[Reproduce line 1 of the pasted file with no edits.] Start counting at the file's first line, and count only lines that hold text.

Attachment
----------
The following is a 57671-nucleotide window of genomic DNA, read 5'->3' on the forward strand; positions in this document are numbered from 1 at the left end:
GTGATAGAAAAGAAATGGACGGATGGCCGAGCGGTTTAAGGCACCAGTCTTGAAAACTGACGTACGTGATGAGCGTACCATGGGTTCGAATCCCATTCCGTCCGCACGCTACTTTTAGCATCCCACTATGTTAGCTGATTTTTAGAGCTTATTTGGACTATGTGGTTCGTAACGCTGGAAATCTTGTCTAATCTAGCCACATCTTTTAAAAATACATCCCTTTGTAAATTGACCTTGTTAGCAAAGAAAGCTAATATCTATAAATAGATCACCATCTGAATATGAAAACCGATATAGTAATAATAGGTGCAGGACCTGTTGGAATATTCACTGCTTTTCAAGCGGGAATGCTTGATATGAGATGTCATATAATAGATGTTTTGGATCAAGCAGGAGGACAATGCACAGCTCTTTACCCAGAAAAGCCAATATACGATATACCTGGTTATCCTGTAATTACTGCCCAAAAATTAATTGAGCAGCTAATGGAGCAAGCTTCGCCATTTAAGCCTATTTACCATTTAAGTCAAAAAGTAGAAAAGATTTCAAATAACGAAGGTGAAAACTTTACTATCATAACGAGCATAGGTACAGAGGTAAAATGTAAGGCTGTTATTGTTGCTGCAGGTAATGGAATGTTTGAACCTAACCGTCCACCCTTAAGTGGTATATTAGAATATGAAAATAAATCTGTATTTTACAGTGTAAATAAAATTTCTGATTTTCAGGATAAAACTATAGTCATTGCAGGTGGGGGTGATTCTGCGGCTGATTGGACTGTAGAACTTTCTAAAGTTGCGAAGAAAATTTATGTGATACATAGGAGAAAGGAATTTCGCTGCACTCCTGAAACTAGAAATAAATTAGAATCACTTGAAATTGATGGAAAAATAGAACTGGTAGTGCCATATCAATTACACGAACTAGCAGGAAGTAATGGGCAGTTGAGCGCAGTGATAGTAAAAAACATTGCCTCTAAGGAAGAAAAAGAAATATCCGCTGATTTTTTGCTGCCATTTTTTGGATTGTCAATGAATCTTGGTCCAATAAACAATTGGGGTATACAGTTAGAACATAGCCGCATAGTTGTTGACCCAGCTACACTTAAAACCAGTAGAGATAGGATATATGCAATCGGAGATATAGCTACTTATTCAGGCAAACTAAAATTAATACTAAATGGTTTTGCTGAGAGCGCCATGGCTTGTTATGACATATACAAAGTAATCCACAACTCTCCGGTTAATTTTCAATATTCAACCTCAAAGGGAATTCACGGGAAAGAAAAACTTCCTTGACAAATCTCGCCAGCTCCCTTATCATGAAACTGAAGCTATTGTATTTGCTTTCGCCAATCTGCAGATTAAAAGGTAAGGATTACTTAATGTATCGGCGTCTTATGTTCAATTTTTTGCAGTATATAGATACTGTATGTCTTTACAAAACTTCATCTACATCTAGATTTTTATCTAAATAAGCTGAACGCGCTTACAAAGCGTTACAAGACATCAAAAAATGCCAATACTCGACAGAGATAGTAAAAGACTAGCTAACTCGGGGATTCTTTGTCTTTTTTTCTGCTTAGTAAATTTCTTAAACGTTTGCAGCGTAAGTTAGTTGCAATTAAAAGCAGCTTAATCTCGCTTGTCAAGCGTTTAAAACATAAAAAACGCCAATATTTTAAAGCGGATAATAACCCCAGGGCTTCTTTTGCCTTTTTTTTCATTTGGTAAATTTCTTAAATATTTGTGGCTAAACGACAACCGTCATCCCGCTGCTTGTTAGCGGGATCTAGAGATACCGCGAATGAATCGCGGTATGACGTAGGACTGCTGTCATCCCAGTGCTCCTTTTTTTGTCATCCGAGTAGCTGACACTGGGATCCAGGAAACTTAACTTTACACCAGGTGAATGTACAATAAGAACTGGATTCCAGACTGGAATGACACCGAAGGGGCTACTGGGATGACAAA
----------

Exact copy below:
The following is a 57671-nucleotide window of genomic DNA, read 5'->3' on the forward strand; positions in this document are numbered from 1 at the left end: